Gardner’s book is extremely valuable in raising questions about forecasting and in systematically challenging the assumptions of those making predictions about the future. He even includes a qualified challenge to the models that predict the extent and effects of climate change. When even the most confidently made predictions are often proven false by subsequent events, why do we continue to rely on them? Unfortunately, his attempt at explaining this is as wrongheaded as the forecasts he criticises.

His thesis, in a nutshell, is: ‘Try to predict an unpredictable world using an error-prone brain and you get the gaffes that litter history.’ Unless we are omniscient, reasons Gardner, then ultimately any analysis of how future events are going to pan out will mean we miss things. The reason we cling to certainty, despite its impossibility, is because we have primitive brains, says Gardner: ‘Blame evolution. In the Stone Age environment in which our brains evolved, there were no casinos, no lotteries and no iPods. A caveman with a good intuitive grasp of randomness couldn’t have used it to get rich and marry the best-looking woman in the tribe.’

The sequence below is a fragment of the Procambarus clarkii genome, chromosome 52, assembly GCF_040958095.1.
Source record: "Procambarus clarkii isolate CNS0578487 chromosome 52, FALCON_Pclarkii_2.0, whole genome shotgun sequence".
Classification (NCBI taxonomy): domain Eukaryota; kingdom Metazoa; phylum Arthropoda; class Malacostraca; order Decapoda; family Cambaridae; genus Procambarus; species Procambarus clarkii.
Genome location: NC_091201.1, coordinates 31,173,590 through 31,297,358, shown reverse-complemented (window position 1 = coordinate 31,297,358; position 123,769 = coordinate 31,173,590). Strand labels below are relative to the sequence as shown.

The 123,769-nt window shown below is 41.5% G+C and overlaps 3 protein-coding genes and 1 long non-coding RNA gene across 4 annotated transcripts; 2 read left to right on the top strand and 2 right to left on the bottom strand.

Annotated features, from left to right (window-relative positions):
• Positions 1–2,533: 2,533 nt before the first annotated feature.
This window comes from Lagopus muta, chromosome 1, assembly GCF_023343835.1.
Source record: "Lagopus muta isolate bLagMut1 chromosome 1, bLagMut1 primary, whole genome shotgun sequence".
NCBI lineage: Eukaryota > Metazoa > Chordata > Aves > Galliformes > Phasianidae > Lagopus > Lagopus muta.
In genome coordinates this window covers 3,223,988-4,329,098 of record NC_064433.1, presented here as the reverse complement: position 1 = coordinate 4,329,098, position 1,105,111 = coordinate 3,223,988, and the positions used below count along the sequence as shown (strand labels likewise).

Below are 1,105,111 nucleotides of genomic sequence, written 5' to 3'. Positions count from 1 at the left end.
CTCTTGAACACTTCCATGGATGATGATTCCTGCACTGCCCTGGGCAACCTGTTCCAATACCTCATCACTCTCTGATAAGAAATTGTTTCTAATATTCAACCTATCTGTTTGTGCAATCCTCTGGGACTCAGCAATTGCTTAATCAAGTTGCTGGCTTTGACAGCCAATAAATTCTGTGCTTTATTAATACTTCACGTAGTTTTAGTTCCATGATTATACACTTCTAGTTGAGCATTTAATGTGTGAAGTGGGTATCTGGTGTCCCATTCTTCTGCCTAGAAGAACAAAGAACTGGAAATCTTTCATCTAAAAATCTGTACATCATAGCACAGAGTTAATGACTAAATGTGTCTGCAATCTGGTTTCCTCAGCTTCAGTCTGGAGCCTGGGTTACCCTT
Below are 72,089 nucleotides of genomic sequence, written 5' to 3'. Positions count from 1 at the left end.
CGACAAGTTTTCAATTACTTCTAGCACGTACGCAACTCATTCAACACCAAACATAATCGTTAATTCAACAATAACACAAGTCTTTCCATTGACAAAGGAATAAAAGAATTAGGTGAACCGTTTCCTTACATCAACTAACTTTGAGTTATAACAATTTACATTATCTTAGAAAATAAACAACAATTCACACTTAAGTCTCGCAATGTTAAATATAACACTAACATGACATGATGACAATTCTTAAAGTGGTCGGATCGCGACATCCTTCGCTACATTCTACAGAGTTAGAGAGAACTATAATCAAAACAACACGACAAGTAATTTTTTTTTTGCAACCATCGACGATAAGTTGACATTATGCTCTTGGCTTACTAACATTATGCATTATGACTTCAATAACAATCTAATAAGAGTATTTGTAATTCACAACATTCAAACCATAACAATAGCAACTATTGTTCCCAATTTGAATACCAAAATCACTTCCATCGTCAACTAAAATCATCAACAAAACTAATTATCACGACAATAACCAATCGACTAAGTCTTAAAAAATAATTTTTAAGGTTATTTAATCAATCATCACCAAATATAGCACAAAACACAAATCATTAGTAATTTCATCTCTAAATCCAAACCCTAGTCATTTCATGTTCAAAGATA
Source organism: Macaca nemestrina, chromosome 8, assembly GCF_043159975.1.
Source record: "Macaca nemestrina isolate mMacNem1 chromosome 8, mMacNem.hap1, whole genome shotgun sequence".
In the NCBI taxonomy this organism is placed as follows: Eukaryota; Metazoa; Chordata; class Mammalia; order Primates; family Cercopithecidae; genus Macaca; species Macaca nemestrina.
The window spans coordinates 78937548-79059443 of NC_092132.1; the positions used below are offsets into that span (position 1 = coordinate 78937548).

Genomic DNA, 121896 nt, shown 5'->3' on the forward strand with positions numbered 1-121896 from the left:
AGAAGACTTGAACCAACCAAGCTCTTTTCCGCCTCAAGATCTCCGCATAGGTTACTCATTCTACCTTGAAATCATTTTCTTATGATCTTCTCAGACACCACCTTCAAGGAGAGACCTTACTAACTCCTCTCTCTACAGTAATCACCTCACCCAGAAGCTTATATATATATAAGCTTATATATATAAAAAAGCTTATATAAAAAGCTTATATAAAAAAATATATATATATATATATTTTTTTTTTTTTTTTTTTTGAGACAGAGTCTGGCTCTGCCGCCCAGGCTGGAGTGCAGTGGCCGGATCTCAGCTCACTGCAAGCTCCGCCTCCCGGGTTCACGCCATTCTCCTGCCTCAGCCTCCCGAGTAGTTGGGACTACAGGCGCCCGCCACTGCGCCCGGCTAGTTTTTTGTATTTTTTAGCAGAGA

Because our brains haven’t evolved to deal with the complexities of an uncertain world, apparently, we are attracted to latter-day Nostradamuses such as Ehrlich and Kunstler, no matter how wrong they are. Gardner explains the reasons why using philosopher Isaiah Berlin’s concept of a fox and hedgehog – an analogy used to undertake a critique of Tolstoy that has since been bastardised by scores of two-bit management theory gurus and which Gardner would have been well-advised not to touch with a bargepole. Gardner suggests the problem is that people, with their cavemen brains, are attracted to the totalising approach of ‘hedgehogs’ to provide a universal framework for understanding matters, rather than considering the views of the fox, which is adept instead at analysing particular situations, remaining doubtful and making a virtue out of knowing ‘many little things’.